Novak Djokovic               33  18.8  
Jim Courier                  51  18.8  
Yannick Noah                 41  18.8

There are no guarantees when it comes to tennis prospects, but this is very good company. On average, the 23 other players to reach the 1950 Elo threshold at age 18 improved their Elo ratings to 2100 before age 20, and rose to 2250 at some point in their careers. The first number would be good for 12th on today’s list, and the second would merit 5th place, just behind the Big Four. Nadal and del Potro were the first of Shapovalov’s high-profile victims, and judging from this sharp career trajectory, they won’t be the last.

First Look: Francis Tiafoe

Last night at the Citi Open in Washington, Francis Tiafoe played his first tour-level main draw match. For a 16-year-old with almost no professional experience, he put on a good show, making Evgeny Donskoy work hard for his 6-4 6-4 victory.

Tiafoe is one of a few young American men viewed as rising stars. He doesn’t have the professional experience of Stefan Kozlov or Jared Donaldson, but he has nonetheless racked up some impressive feats in the last eight months, claiming the title at the Orange Bowl in December and another big win at the Easter Bowl in April.

His game, as viewers discovered last night, is a work in progress. He lit up the radar gun with both serves and forehands, but neither was steady enough to avoid getting broken by Donskoy three times. His backhand, the less showy but more consistent half of his ground game, was sufficiently solid to keep him in points, but it aside from a couple of down-the-line bullets, it was rarely enough to win them.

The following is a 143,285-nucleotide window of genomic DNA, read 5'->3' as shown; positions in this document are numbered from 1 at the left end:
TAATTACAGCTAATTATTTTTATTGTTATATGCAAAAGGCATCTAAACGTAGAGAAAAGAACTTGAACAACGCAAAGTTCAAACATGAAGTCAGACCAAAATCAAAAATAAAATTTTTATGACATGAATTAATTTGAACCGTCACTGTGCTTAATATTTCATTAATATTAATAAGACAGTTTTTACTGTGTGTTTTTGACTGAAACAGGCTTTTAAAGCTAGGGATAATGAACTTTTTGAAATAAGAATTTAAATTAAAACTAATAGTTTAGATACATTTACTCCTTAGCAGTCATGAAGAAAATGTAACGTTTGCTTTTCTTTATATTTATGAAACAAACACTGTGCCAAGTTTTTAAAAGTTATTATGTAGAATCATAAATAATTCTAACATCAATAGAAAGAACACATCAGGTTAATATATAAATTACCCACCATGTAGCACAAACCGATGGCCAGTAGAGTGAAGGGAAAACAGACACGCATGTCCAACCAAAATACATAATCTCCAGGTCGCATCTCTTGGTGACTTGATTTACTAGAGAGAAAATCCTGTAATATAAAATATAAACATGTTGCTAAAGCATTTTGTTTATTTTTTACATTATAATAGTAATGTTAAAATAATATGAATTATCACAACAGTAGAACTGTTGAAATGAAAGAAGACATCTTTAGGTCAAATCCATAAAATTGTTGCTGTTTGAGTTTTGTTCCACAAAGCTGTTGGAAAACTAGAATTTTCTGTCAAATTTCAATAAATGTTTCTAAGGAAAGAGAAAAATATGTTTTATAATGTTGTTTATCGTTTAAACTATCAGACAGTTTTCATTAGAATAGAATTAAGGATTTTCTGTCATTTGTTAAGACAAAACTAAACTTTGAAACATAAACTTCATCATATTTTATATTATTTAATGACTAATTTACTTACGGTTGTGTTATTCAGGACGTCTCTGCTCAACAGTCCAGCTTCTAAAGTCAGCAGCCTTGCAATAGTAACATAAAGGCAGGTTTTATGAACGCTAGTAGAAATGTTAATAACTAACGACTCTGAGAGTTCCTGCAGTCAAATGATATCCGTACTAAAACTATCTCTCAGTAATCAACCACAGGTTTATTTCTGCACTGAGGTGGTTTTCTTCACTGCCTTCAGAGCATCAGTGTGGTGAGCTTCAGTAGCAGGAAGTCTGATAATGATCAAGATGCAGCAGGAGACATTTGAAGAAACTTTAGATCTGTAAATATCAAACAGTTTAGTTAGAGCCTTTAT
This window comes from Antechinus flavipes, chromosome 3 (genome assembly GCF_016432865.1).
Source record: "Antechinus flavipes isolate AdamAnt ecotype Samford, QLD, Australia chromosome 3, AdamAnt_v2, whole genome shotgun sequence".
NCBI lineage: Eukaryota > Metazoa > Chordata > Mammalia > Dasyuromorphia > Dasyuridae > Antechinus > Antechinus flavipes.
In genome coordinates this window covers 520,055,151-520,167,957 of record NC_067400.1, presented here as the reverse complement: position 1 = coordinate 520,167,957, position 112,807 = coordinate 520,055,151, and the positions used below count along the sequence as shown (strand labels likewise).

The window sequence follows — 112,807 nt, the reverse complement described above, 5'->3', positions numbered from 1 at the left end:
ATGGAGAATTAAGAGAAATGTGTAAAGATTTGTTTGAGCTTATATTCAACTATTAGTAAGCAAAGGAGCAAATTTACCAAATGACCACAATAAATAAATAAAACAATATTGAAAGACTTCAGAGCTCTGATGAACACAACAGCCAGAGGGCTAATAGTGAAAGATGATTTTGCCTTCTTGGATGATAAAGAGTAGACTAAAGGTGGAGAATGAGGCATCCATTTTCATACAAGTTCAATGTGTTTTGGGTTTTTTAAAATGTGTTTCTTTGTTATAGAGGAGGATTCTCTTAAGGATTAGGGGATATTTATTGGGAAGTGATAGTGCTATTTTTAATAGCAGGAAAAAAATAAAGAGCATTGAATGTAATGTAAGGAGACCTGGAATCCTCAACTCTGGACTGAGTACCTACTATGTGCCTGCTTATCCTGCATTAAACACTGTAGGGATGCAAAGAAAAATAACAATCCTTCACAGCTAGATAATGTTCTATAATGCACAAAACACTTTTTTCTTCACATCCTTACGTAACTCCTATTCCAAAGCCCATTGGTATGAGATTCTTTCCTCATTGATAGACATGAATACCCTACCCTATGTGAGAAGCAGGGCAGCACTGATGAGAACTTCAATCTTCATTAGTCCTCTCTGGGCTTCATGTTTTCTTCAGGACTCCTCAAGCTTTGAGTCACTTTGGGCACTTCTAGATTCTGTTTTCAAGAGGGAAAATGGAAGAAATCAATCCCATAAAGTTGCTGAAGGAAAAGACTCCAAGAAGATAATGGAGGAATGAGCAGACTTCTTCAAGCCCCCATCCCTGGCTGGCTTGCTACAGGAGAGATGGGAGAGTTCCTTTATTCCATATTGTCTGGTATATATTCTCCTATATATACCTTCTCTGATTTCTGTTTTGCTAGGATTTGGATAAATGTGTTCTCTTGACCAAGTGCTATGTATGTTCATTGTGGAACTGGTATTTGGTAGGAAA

Both serve and forehand are, at this stage of his development, very complicated shots. His serve is a bit jerky, and his second serve is particularly erratic. A more offensive kick serve would do wonders for his service game–he won barely 40% of second-serve points yesterday.

The forehand is an even bigger problem. It’s easy to get fooled by the occasional big winner–he did hit some sensational shots from that wing last night. The bigger picture, though, is that his big, not-very-fluid windup prevents him from hitting the effective rallying shots that are absolutely necessary to compete at this level. Compared to top-100 players, Donskoy is not a particularly tough test, and Tiafoe hit 19 unforced errors from that side alone. That’s 20% of his total forehands in the match–double the tour-average rate of forehand unforced errors. They also accounted for one-third of all the points he lost.

It could have been worse. Donskoy, whether because he feared the forehand or because he stuck with familiar patterns, tended to rally back to Tiafoe’s backhand. That shot is far smoother, simpler, and much, much more consistent. While he didn’t try for nearly as much off that wing, he did hit four winners–and only four unforced errors.

He tended to play far behind the baseline, so it was a rare point that displayed other aspects of his game. In the second set, he opted for a few more slice backhands, a shot he seemed to have a decent feel for. He hit one very slick backhand drop shot for a winner, but more often when he ventured inside the baseline, he didn’t appear to have a natural sense for smart, reasonably-high-percentage plays.

It’s important to keep all this in perspective, though. Tiafoe is the youngest man to play an ATP main-draw match this year–nine months younger than Alexander Zverev, for instance. Donskoy was his first top-300 opponent and last night was only his 15th professional match. If he didn’t look particularly poised rushing between points, I think we can let it slide.

As strong a player as Tiafoe is for his age, the inconsistency of both serve and forehand will likely keep him out of the spotlight for another few years. Unlike Zverev and Borna Coric, he won’t be challenging top-50 players before his 18th birthday. Still, there are a lot of good qualities to build on, and when he hits his twenties, he could well be part of the next great generation of American players on the ATP tour.